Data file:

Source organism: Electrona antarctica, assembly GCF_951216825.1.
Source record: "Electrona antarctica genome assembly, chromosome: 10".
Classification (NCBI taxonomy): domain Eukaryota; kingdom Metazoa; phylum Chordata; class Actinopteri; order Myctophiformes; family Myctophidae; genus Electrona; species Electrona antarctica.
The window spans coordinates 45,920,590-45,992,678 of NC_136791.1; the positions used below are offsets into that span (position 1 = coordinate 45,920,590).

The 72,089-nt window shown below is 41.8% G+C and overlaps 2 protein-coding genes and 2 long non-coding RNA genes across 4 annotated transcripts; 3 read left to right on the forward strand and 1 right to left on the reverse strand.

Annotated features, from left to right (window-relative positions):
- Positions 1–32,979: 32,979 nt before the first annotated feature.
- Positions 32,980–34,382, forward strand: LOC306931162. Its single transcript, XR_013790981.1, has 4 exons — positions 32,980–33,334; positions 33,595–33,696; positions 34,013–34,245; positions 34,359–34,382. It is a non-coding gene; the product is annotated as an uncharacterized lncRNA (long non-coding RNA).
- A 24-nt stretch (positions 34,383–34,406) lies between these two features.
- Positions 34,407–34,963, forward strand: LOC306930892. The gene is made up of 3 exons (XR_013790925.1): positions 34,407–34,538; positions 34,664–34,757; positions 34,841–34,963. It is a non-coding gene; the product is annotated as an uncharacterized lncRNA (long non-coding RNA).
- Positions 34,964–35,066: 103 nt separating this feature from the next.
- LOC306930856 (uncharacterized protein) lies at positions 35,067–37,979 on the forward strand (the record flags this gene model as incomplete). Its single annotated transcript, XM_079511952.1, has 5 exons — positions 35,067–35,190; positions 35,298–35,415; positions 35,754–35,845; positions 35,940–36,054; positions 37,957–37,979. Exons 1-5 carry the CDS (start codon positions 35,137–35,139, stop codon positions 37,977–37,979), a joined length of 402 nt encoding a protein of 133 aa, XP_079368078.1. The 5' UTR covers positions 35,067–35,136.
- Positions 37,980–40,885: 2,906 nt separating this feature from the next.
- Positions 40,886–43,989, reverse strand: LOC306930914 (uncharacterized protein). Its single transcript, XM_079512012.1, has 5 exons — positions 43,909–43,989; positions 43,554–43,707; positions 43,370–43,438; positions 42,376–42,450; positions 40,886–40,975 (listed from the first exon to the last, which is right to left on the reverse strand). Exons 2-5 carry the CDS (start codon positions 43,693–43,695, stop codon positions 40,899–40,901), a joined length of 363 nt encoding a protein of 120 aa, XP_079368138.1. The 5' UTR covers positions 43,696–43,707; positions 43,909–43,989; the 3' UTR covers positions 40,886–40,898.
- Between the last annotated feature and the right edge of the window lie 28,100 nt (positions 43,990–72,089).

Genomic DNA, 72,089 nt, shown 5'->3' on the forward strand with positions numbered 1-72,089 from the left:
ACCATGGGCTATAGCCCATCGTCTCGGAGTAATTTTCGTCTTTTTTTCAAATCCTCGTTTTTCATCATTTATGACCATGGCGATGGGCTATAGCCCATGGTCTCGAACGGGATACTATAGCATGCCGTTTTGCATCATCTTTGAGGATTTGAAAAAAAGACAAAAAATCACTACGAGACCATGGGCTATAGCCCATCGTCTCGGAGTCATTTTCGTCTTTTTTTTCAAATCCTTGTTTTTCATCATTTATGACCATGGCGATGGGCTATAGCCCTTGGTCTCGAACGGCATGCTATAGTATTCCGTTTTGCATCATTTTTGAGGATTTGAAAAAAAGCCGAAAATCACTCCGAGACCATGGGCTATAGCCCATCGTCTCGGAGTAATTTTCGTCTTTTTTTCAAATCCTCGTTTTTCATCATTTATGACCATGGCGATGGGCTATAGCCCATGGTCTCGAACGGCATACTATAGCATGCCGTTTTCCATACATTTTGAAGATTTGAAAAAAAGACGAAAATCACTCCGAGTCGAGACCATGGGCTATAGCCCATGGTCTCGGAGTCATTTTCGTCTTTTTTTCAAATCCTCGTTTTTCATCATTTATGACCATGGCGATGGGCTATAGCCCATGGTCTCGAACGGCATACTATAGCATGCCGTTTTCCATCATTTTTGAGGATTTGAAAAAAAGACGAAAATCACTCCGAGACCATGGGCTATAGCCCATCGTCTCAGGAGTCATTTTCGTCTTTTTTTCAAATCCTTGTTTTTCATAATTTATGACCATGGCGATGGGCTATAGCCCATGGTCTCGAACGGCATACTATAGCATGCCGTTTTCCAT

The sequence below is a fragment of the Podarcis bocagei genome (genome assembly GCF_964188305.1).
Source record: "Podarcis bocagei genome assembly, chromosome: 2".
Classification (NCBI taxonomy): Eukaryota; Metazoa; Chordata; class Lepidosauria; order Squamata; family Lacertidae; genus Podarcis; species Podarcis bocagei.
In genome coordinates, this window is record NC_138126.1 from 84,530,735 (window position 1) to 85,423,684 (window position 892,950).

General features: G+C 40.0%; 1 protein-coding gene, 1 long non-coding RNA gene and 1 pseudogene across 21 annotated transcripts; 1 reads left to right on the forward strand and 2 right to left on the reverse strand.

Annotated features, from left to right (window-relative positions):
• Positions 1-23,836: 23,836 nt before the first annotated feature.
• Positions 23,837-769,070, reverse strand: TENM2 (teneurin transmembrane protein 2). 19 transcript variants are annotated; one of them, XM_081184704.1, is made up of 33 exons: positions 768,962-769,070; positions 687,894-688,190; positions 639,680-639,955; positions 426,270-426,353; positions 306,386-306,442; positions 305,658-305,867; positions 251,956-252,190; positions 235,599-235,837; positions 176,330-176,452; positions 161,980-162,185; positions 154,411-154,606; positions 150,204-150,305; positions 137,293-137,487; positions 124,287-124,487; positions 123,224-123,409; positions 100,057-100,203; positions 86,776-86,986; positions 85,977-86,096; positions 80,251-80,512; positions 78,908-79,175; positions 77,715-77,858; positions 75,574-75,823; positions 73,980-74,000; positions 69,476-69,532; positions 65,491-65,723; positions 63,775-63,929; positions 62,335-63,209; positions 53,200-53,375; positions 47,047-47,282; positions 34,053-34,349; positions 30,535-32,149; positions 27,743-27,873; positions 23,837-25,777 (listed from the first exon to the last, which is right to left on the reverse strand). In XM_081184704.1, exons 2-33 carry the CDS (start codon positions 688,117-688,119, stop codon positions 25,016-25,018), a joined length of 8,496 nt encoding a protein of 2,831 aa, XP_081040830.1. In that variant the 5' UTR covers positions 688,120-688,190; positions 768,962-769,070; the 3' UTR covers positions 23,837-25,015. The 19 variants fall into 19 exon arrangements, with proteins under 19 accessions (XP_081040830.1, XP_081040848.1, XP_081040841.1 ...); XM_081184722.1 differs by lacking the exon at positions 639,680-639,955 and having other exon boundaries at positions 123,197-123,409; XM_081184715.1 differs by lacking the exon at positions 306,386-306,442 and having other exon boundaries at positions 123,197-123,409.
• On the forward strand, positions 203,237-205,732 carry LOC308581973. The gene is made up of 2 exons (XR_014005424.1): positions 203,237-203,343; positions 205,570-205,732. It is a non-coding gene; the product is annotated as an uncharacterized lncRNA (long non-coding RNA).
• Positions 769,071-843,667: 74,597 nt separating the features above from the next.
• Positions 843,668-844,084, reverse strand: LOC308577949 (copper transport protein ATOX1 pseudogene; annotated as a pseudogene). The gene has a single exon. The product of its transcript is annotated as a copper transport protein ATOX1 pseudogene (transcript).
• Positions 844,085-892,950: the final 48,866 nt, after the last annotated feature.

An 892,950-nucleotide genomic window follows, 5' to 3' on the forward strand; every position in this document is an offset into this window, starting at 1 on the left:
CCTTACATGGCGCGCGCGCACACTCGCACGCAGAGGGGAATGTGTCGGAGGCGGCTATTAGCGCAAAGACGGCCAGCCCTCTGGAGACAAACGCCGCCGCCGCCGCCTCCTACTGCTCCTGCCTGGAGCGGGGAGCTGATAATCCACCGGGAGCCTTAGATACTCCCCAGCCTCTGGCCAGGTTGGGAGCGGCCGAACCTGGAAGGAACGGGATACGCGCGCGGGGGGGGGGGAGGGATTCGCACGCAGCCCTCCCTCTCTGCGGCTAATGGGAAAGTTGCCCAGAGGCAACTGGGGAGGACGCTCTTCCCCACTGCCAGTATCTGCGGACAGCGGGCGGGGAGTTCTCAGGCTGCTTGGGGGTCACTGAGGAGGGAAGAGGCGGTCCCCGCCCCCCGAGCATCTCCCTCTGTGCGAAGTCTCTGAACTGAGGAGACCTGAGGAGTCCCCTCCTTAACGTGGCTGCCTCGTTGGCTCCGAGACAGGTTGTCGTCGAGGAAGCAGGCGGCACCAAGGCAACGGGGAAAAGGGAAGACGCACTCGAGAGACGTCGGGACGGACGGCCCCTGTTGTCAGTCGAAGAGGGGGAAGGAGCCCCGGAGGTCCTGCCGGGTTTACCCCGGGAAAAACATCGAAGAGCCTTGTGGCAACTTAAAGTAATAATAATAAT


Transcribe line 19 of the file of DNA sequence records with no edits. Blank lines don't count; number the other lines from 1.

Source record: "Podarcis bocagei genome assembly, chromosome: 2".